June 09, 2021 8 min read
The word Hue - When we refer to a colour by its name we are referring to its hue. This is most clear when using colour charts, and colour wheels as names of hues are dominant and familiar to us, for example RED, BLUE, YELLOW, GREEN, etc... However, we can use this term 'hue' in much more finer detail once we are familiar and understand the colour families; for example if you think of a hue as the underlying colour or its source of origin, lets use Blue as an example, within this Blue family we can give the hues different colour names such as; Cobalt Blue, Prussian Blue, Ultramarine Blue, Phthalocyanine Blue, Turquoise Blue etc... From the Red colour family, familiar Red hue names are; Alizarin Crimson, Magenta, Cadmium Red, Vermillion, Rose Madder etc...In the Yellow family, familiar hue names would be Lemon Yellow, Cadmium Yellow, Gamboge, Yellow Ochre, Naples Yellow, Raw Sienna etc...and so on.
As you read further we look at probably our first experience of colour in the visible colour spectrum and further explain common Art and Design terminology, developing a knowledge of colour theory will underpin and inform your visual literacy and aid you on your creative journey!
One of our first introductions to colour as a young child is possibly the colours of the rainbow, we all know the song Red and Yellow and Pink and Green, Orange and Purple and Blue! (which incidentally is not the order in which we see them). We all marvel at the beautiful spectacle for as long as we can when they do arrive, knowing how transient they are! Like a huge painting they hang over us, the more vivid and intense the more thrilling! As children it is hard to understand that the colours we perceive are varying wavelengths created by light and not physical colour! Red being the longest wavelength and violet being the shortest, then all the other colours in between! In fact we 'think we see seven distinct colours, but in reality the edges of every hue is blurred somewhat, so we might see yellow green or green blue.
The colours we see when light strikes an object are indeed the result of certain wavelengths (individual colours) being absorbed by the object while other wavelengths are being reflected back at us. Those colours reflected back are focused by the lenses of our eyes and projected onto our retinas, these are the colours we see.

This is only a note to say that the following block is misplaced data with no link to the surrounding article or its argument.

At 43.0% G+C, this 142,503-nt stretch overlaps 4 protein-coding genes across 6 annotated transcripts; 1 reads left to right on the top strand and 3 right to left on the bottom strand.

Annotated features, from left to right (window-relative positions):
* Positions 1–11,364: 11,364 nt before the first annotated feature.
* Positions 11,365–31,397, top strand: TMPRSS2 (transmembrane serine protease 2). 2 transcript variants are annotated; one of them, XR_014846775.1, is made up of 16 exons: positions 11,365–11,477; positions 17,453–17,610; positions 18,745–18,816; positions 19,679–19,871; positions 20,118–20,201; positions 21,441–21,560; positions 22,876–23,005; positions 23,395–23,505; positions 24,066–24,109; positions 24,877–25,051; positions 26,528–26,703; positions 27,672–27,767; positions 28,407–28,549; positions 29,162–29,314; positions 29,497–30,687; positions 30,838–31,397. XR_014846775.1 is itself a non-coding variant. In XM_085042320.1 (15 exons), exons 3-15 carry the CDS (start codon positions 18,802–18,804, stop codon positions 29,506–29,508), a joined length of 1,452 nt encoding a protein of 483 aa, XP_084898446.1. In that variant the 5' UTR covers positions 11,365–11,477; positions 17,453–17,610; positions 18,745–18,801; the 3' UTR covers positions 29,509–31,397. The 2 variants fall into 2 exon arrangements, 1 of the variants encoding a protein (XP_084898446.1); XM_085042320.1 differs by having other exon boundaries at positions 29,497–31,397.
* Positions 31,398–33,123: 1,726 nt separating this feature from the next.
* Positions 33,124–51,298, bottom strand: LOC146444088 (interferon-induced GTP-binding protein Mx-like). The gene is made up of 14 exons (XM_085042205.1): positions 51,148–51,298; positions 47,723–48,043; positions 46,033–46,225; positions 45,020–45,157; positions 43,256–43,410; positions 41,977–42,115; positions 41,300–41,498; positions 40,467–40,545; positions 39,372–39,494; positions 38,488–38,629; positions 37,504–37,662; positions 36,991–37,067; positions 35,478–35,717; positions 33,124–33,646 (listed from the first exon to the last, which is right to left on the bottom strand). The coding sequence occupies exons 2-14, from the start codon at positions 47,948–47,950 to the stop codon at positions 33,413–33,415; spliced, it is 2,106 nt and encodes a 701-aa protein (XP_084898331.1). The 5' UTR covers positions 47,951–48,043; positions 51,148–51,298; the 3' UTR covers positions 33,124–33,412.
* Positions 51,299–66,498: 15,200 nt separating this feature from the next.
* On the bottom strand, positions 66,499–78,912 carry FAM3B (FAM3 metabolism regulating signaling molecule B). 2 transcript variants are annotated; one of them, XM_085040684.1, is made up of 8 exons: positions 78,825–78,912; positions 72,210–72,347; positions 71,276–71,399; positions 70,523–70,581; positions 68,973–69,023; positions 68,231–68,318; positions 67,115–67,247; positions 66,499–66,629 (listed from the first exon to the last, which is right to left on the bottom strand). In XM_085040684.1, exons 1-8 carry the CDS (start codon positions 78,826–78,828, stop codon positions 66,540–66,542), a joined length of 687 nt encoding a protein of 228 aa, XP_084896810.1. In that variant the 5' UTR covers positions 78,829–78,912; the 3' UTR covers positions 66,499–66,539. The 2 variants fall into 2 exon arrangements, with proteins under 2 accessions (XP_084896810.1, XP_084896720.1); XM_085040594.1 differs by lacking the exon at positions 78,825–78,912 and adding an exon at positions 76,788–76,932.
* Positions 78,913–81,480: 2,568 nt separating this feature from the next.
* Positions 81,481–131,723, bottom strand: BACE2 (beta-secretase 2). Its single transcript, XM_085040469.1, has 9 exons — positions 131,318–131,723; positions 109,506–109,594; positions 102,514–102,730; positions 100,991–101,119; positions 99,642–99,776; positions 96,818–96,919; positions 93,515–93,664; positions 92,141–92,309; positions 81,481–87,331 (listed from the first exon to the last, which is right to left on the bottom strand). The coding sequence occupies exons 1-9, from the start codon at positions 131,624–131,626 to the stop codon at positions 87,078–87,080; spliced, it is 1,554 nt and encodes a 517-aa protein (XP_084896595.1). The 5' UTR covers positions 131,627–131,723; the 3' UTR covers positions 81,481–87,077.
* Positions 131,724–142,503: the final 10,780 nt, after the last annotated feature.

However colour is subjective, as physiology differs from one person to the next, we each perceive colors slightly differently, and some are even color blind!
When we talk about colour, we use a certain vocabulary; using words like hue, value, shade, tint, tone, complimentary colours, and saturation (also known as chroma or intensity) etc... We talk about the language of colour and how we attach meaning to colour for example the colour 'Red' for danger or how colour speaks to us on an emotional or spiritual level e.g. 'Red' is associated with love and passion! (this does change from culture to culture)
Choosing colours and pigments to work as a vehicle for communicating your ideas can be incredibly confusing and time consuming as an aspiring artist! however knowing a little bit of colour theory and understanding what is in your pigment goes along way! this information could save you time in your practise and save you money when buying pigments. There are some great books out there to help you develop your understanding of the power of colour and help you develop your style!
Understanding colour vocabulary, will help you to describe, discuss and categorise colour within your artwork. (this list is not a definitive list of terms artists use within this area of study, but a small dip in the ocean of an extensive area known as colour theory, but it is a start!)
The word 'hue' refers to a particular colour family, examples of hue, Red, Blue, Yellow, Green; describing the dominant wavelength of a colour.
Also refers to any pure colour when used to describe different palettes for example "a palette of pure hues will create a strong contrast when used with a palette of neutrals"; or used as a term to describe the creation of tints, shades or tones; for example when written, "a pure hue is used plus white to create a tint"
When buying pigment the word 'hue' can mean the pigment is not pure, it describes a mix of alternative synthetic pigments to create a similar historical colour which may no longer be manufactured due to toxicity levels or that has been created as a cheaper alternative to a very expensive natural mineral ingredient pigment such as traditionally made Ultramarine (made by crushing Lapis Lazuli a semi precious stone). French ultramarine pigment was developed as a cheaper alternative.
See below for more information on pigments.
Dominant term used to describe the richness or purity of a colour. Highly saturated colours are very rich and have a pure pigment load, whilst colours that are low in saturation may appear duller or muted.
Commonly known as Red, Blue, Yellow; colours that cannot be created by mixing any other colour together.
Two Primary colours mixed together; Green, Orange, Purple.
A tertiary colour is made up of a primary and a secondary colour, for example ; Red-orange, blue-green, or red-violet.
Complimentary colours sit opposite each other on the colour wheel for example Red and Green or Blue and Orange, when painted adjacent to each other they create strong contrasts.
The lightness or darkness or brightness of a colour.
A tint is created when a white pigment is added to create a paler or lighter version of the original hue. Varying degrees of white pigment added to the mix, will create a pallet of pastel colours. Any colour can become a tint when white is added.